Entry Detail

Arisaema triphyllum Schott.
Indian turnip, jack-in-the-pulpit

Entry Type:  
Scientific Name:  
Arisaema triphyllum Schott.
Common Name:  
Indian turnip, jack-in-the-pulpit
Myaamia Name:  

Myaamia Archival Sources  
Reference Source Reference Type Archival Data Comments
Rafert, S. 1992 Use - Medicinal 

The root is used as an emetic, and made into a tea used for treating asthma.

Blair, E 1911 Use - Food 

"That which they call wĭ́kopaísĭa meaning "bear's roots",  an actual poison if eaten raw, but they cut it in very thin slices, and cook it in an oven during three days and three nights, thus by heat they cause the acrid substance which renders it poisonous to evaporate in steam, and it then becomes what is commonly called cassava root".                                                                                                                 

Poisonous raw – Michael Gonella
Blair, E 1911 Use - Food 

"The "oven" mentioned was a hole dug in the ground, and heated by a fire in it, after which it was cleaned out, filled with food, and covered over. Further mention of its use is made in connection with the wild onion".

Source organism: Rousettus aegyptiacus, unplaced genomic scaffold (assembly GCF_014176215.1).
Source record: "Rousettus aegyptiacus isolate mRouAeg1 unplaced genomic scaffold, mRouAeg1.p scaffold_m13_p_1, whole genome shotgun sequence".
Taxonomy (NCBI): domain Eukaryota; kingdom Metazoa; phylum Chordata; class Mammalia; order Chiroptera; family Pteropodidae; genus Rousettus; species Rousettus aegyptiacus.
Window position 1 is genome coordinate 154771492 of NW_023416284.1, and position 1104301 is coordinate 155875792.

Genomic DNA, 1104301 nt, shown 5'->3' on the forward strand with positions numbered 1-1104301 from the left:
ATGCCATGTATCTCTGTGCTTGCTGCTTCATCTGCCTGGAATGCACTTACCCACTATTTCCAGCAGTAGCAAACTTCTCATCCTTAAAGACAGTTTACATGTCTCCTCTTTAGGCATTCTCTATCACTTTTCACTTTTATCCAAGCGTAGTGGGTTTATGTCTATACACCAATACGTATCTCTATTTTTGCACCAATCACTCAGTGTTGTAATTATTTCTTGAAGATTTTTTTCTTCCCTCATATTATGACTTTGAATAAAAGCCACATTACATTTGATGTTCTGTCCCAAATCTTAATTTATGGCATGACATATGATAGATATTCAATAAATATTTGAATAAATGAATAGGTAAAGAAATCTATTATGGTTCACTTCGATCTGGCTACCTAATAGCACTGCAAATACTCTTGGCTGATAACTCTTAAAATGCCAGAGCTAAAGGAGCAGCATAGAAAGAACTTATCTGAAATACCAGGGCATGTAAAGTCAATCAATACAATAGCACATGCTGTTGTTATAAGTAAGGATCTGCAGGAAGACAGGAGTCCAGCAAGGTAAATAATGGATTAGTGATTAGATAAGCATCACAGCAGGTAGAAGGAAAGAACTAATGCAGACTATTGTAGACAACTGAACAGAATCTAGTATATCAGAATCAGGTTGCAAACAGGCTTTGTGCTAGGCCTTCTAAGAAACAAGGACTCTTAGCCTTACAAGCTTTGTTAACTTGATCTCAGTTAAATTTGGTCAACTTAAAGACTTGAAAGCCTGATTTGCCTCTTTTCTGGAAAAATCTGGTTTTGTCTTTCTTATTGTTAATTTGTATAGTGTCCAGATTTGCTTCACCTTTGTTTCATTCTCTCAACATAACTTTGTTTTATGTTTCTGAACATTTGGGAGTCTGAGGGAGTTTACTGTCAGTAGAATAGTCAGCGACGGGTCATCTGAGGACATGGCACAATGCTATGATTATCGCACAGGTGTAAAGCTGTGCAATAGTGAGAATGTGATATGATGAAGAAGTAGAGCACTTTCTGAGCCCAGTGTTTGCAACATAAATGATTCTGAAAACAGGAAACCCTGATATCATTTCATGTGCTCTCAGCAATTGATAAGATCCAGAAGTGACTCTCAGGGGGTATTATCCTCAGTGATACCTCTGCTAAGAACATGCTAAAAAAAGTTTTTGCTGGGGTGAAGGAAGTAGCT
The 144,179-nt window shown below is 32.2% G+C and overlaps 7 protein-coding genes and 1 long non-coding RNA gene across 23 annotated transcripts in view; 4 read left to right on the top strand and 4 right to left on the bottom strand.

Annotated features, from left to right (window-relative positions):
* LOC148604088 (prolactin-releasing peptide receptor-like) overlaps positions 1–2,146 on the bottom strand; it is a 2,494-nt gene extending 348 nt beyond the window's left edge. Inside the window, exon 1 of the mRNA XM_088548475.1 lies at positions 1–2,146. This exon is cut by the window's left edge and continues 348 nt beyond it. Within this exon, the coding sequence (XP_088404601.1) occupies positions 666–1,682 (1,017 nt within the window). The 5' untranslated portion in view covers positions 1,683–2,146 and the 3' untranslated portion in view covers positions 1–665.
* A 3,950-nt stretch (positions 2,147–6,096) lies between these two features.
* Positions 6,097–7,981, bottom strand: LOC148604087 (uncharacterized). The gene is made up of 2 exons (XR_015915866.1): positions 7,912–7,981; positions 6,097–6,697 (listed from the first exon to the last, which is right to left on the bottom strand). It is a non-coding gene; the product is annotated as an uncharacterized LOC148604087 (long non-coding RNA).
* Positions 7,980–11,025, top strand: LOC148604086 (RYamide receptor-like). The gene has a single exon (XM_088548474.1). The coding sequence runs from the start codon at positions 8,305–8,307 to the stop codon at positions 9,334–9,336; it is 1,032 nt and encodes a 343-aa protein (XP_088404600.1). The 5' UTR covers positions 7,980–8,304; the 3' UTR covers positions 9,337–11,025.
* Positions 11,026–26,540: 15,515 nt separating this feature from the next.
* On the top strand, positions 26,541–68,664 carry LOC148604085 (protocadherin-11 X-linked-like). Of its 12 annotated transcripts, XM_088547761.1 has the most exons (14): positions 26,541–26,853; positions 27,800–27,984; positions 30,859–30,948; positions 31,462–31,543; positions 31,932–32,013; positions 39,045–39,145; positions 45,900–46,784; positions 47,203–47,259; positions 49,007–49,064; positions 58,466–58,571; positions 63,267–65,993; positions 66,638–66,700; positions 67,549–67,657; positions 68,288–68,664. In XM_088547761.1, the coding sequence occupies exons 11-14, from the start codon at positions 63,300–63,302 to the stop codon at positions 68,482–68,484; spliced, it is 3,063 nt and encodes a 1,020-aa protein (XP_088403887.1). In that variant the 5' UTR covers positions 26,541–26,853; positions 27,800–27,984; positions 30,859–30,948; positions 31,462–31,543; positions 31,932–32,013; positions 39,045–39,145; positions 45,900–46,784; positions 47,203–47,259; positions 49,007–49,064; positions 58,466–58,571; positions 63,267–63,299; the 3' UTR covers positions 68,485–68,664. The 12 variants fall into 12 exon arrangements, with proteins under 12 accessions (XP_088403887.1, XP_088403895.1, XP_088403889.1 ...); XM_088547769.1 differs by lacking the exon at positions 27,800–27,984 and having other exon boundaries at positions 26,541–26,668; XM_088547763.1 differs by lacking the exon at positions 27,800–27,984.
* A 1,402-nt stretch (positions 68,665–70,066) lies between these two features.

Tippman, D. 1999 Use - Food 

A neighbor taught Jim Strack that if you use the bulb from the jack-in-the-pulpit, grind it a bit and put it in the horseradish, it will make it so strong that just a bit on your tongue would make your tongue burn.

Dunn, J.P. ca. 1900 Use - Food 

"This is a good description of the Indian turnip (Arisaema triphyllum), but the Miamis call it wikópaisĭa, which does not mean bear's root".

Dunn, J.P. 1919 Use - Medicine 

"wicapisia, root for guarding themselves from death from serpents that they fear. The bulb is white, and rises out of the ground. The stem is a foot high, the leaves of four ribs (or on four sides), and a little red button on top".

Unclear if the Dunn 1919 record is describing this particular species. – Michael Gonella
Botanical Sources  
Reference Source Reference Type Data Comments
Gleason, H.A. and Cronquist, A. 1991 Habitat

Occurs in moist rich woods or bogs throughout eastern and western Myaamia lands.

Related Sources  
Reference Source Reference Type Data Comments
Dunn, J.P. 1919  

Perrot said the meaning of the Myaamia word for this plant was bear's root, but he probably confused the meaning of the Myaamia word for this plant with the meaning of macopine, which would literally mean bear root. The Myaamia no longer used the word macopin for this plant in 1919, but did so in Perrot's time (1700s).